Nov. 10--Problems with parrots had been on Brewster filmmaker Allison Argo's radar for a while, but the urgency grew as she saw an increasing number left off at her town's Animal Rescue League facility. Families who got parrots as pets changed their minds, and the sometimes difficult birds were hard to get re-adopted. Last year, Argo met a West Harwich couple who have taken in parrots -- now up to a dozen -- simply to give them a place to go.
Argo felt it was the right time to turn her film skills to the issue, and her concern only grew after she learned about parrot rescue centers and sanctuaries, and visited one that sheltered more than 500 parrots. Those stories led the multiple-Emmy-Award-winning filmmaker to create "Parrot Confidential," a documentary that will debut Wednesday night on "Nature" on PBS stations around the country.
"It's horrifying how huge this problem is and how few people realize it," she said in a phone interview this week.
PBS information on the film notes that these types of birds have never been domesticated -- bred as companions like cats and dogs -- and so are still wild even when living with humans. They are highly intelligent, but unpredictable, and potentially loud. They can live to 80 or 90 years old, outliving their owners.
Argo describes the new film, in a written filmmaker's note, as, in large part, "a celebration of parrots: their intelligence, sociability and beauty." She says by phone that she was startled by getting to know them up close. "Once you meet a couple of parrots ... you're struck by how intelligent they are. You look in their eyes, and there's definitely someone home."
The film is also "a taking-stock of parrots at this moment in time, both captive and wild." And those two fates have a world of differences. Most people only know the birds as pets -- like in the 1970s TV show "Baretta" with Robert Blake -- and can't imagine them living on their own. Parrots are "beautiful and exotic and people want to own them," Argo notes in a phone interview, "but there's nothing like seeing them free and wild."
That makes it harder to watch them suffer when abandoned or in a difficult living situation, and Argo's film walks the line between celebrating the birds and detailing the problems. "It was a challenge making sure the film was not so dark and depressing that no one can watch it," she says. "So there are light moments in it, it can be funny, but you come away with quite an education."
Argo is a producer, director, writer and editor who has been making films for more than two decades, including close to 20 nature-oriented films -- about frogs, elephants, chimpanzees, cats and more -- for PBS and National Geographic. The mission of her ArgoFilms, which has won six Emmys and more than 100 awards internationally, is to "raise awareness and instill compassion for all beings," believing that "films can make a difference." Her first award winner, "The Urban Gorilla,"resulted in a gorilla isolated for nearly three decades being moved to live with other gorillas.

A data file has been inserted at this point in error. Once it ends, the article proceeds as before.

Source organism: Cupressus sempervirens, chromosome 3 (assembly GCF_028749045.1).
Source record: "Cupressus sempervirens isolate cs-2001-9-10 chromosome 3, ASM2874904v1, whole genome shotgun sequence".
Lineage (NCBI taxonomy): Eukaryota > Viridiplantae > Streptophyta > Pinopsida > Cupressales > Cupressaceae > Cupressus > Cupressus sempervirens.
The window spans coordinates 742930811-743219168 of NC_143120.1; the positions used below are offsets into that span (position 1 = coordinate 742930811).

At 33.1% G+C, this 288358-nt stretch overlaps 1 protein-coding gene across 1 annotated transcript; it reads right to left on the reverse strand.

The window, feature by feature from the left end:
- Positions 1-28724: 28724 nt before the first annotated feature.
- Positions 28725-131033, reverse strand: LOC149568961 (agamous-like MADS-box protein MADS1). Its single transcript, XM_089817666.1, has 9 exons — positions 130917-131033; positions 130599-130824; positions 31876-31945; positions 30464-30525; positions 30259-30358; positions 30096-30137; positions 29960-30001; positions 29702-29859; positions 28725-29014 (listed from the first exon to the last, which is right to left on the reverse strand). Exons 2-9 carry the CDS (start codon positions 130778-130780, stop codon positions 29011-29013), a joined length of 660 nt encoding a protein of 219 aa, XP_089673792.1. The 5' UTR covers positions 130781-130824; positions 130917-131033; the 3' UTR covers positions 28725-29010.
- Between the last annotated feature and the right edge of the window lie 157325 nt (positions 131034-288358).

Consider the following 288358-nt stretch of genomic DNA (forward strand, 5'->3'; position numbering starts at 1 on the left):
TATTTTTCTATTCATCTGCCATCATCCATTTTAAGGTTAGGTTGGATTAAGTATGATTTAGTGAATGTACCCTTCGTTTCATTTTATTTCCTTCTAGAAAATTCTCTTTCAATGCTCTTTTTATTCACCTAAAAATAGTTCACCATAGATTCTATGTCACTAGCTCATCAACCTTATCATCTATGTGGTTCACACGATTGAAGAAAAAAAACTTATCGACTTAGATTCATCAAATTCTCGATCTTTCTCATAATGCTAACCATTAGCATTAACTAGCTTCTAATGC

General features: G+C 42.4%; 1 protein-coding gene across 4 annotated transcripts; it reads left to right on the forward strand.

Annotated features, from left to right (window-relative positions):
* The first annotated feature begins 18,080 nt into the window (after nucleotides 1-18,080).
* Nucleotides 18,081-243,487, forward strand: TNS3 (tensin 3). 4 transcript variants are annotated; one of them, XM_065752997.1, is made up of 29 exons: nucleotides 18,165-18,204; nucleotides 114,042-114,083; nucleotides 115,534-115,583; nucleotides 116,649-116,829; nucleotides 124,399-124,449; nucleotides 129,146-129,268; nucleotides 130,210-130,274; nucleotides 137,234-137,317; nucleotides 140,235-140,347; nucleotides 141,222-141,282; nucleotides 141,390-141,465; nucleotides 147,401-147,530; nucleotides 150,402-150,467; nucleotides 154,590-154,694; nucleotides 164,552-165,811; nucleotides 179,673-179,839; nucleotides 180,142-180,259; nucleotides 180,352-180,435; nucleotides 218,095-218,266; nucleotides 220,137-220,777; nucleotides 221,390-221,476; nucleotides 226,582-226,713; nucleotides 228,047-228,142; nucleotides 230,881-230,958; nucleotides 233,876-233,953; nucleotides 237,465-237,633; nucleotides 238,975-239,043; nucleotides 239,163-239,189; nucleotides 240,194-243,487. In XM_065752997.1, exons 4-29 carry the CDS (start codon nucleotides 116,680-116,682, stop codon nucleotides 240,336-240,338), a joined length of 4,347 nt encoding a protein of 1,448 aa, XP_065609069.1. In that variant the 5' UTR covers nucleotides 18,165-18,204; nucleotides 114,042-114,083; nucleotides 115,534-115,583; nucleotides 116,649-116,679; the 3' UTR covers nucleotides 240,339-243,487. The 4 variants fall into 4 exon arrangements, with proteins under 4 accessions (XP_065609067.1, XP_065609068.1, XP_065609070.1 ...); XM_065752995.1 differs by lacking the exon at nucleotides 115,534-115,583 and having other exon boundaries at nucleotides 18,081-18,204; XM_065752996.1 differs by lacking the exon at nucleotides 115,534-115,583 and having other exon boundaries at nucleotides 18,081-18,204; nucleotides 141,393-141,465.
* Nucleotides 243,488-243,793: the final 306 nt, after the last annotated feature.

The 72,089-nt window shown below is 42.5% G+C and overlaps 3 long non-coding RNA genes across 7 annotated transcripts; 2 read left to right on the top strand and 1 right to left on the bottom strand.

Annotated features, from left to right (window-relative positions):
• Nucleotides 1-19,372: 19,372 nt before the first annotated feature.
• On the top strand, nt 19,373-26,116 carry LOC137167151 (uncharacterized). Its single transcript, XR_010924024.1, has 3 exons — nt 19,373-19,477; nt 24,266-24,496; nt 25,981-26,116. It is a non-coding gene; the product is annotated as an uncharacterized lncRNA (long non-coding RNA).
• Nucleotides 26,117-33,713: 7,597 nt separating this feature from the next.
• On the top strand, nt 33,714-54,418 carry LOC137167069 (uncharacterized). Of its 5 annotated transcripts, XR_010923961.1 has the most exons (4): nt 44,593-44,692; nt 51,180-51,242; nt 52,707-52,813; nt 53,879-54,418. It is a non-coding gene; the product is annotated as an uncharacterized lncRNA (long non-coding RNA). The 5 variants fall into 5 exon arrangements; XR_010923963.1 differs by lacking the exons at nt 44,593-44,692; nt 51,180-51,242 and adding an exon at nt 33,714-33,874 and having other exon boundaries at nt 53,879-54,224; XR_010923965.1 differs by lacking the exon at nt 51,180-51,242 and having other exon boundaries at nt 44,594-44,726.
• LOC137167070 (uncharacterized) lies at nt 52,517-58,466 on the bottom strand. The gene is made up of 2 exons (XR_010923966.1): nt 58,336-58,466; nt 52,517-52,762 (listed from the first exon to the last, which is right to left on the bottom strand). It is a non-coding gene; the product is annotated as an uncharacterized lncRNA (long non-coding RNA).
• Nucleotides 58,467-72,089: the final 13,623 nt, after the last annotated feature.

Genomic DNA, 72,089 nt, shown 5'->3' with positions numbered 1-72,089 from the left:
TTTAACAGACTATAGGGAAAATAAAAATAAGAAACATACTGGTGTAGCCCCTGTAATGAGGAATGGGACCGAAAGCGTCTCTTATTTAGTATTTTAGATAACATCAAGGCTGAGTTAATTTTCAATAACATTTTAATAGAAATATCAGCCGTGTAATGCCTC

"Parrots Confidential" has won praise from pioneering primatologist and anthropologist Jane Goodall. In a statement, she calls it a "moving and beautifully made film" that she believes will help more people understand the lives of parrots in the wild and in captivity, and honor the people who try to protect them.
"Parrots Confidential" tells the stories of eight parrots and the challenges faced by their caregivers. One challenge is that parrots have an intense need to bond with human caregivers, so they can be adversely affected if their owner dies or there are other life or schedule changes.
Argo's film shows one Boston-area family whose yellow-naped Amazon became angry, plucking out his own feathers, when the husband went on an extended business trip, according to information from PBS.
A parrot is "not just part of your life: they become your life," says former breeder Jamie McLeod of the Santa Barbara Bird Sanctuary, who is featured in the film. McLeod says potential pet owners ask for a bird that "talks, that's quiet and that doesn't bite, and that species has not yet been discovered."
Other rescuers and former breeders from around the country -- some who care for the birds in sanctuaries, some in their homes -- are also featured in the film, telling stories of success and failure. Argo's film does not include the West Harwich couple, but there is a visit to Foster Parrot, which houses more than 500 abandoned parrots in Rhode Island.
Argo was first exposed to parrots 20 years ago through a yellow-naped amazon a family member purchased. It was the same story: The bird's care was more than the family bargained for and the situation was what Argo describes as "a disaster" -- especially for the parrot.
She hopes her new film will help people make "an educated decision" about whether they can care for a parrot and, if so, encourage them to adopt one of the thousands of parrots needing adoption. Others, she hopes, will be moved to volunteer, donate or otherwise help organizations protecting these birds.
After Wednesday's showing, "Parrots Confidential" will be available as streaming video on pbs.org/nature. There is also "how you can help" information on Argo's website at argofilms.com.
(c)2013 the Cape Cod Times (Hyannis, Mass.)
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